Postmaster General Louis DeJoy testifies as Congress considers USPS reforms


WASHINGTON (NewsNation Now) — Postmaster General Louis DeJoy is testifying before House lawmakers Wednesday as Congress considers reforms to manage the mail agency’s declining finances.

The House Committee on Oversight and Reform is reviewing measures to relieve USPS’ financial burdens, starting at 10 a.m. EST. Lawmakers will also consider how to increase transparency within the agency.

Americans across the country have experienced months of erratic and often delayed mail service. The issues have stretched on through the pandemic, and were exacerbated when postal workers were inundated with millions of mail-in ballots during the primary and general elections last year.

Coronavirus concerns have also increased reliance on online shopping, and delays grew sharply during the holidays. By Christmas, more than a third of First Class Mail was delivered late, according to the Associated Press.

DeJoy, who was endorsed by former President Donald Trump and took up the Postmaster General role last May, has made significant changes to the mail service. Citing costs, he reduced overtime and banned late and extra mail deliveries.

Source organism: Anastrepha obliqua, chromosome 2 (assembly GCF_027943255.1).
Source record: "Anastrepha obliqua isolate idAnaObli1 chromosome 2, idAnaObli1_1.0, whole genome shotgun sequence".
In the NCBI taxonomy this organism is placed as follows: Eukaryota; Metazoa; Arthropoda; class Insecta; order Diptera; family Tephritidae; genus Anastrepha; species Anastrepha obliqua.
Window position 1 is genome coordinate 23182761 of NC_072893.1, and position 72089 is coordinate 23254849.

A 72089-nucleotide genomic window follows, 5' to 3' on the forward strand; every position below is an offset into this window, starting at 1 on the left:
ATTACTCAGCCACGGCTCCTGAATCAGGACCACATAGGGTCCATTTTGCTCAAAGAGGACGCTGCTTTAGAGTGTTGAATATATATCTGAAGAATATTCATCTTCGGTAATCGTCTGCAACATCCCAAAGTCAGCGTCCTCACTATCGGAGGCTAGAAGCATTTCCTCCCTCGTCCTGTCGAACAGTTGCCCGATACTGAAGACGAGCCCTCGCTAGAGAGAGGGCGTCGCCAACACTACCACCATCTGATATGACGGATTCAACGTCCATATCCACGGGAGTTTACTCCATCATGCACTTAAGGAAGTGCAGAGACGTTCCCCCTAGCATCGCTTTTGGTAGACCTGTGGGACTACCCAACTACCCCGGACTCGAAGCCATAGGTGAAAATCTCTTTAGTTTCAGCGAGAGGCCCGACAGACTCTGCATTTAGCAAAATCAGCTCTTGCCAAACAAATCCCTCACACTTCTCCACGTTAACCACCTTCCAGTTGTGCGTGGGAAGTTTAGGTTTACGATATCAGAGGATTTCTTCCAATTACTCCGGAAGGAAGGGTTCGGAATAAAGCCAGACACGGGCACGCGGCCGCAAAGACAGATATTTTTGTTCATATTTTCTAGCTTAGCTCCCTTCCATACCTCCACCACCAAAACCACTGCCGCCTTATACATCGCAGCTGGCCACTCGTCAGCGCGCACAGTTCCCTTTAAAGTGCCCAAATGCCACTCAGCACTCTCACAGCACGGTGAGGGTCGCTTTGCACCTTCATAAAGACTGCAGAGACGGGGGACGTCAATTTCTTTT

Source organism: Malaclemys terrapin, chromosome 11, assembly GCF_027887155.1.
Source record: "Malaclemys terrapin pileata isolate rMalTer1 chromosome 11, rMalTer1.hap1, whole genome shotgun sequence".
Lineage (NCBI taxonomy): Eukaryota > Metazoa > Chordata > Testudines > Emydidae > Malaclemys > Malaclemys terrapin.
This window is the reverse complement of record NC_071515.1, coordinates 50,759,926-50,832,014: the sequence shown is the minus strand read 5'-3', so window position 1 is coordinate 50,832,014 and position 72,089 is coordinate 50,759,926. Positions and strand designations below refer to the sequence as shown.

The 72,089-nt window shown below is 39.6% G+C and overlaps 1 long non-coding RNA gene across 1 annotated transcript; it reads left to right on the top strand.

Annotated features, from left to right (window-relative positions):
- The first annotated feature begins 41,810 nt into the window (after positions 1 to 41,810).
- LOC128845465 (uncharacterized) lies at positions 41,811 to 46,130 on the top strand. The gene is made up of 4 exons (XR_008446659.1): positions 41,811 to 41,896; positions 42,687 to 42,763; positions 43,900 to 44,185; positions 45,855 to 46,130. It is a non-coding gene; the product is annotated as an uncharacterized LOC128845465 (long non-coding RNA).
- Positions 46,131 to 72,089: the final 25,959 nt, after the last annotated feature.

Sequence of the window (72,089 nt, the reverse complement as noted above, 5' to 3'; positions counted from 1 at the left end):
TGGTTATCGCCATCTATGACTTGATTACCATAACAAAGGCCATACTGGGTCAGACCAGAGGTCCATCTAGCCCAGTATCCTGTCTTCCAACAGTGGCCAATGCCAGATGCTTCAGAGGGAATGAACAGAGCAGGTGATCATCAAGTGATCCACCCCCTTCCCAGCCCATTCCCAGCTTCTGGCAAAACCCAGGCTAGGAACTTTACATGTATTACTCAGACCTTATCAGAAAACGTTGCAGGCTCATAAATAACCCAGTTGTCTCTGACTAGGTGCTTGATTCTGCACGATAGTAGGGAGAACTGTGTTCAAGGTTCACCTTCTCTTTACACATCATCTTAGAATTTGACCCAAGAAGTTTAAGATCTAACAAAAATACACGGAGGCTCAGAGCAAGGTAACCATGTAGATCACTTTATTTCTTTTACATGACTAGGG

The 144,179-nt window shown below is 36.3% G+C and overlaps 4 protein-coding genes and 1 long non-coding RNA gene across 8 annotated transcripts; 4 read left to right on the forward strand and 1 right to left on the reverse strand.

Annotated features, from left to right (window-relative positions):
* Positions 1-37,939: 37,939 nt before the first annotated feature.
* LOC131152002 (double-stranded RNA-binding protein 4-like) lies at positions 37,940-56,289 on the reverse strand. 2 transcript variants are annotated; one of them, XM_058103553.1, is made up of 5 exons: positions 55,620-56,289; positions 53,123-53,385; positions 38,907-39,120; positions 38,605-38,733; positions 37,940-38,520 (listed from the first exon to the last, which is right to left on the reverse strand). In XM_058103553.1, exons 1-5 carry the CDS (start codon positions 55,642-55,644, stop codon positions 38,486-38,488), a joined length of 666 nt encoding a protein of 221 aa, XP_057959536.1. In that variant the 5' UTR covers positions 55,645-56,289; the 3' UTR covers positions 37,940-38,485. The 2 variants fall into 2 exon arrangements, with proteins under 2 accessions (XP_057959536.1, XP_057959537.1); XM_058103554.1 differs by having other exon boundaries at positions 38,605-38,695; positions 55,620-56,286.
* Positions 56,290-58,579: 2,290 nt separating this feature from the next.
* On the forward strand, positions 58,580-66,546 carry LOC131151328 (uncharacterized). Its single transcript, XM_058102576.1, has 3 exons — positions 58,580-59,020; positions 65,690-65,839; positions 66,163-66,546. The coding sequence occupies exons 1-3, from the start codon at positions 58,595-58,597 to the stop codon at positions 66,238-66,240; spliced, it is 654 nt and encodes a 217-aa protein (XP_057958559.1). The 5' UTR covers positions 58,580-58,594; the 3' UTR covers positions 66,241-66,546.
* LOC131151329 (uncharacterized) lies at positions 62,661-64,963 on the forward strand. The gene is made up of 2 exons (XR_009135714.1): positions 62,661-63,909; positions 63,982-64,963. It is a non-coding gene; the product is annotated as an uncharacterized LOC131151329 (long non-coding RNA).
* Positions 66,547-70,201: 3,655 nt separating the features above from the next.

Last fall as the presidential election neared, hundreds of mail sorting machines and collection boxes were taken out of circulation. DeJoy denied involvement in the decision.

Despite the issues, the Postal Service successfully delivered more than 130 million ballots to and from voters during the general election.

President Joe Biden is facing pressure to improve the mail agency, and some critics have called for the diminishing of DeJoy’s influence. Biden could use appointments to reshape the USPS Board of Governors, which met this month for the first time since November’s election.

How the Biden administration plans to take action remains unclear.

The Associated Press contributed to this report.

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